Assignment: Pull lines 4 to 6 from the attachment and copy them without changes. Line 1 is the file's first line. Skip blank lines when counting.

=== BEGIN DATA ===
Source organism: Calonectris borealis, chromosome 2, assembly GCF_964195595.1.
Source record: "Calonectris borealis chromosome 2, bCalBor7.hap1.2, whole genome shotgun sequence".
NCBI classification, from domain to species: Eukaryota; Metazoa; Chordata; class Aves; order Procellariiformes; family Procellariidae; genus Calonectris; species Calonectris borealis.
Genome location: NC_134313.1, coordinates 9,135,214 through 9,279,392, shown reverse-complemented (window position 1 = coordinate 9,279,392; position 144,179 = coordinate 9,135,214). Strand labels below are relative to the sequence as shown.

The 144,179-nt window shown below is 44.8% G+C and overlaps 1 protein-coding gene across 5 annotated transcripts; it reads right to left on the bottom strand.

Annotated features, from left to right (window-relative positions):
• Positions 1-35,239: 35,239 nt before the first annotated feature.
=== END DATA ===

Genome location: NC_134313.1, coordinates 9,135,214 through 9,279,392, shown reverse-complemented (window position 1 = coordinate 9,279,392; position 144,179 = coordinate 9,135,214). Strand labels below are relative to the sequence as shown.

The 144,179-nt window shown below is 44.8% G+C and overlaps 1 protein-coding gene across 5 annotated transcripts; it reads right to left on the bottom strand.

Annotated features, from left to right (window-relative positions):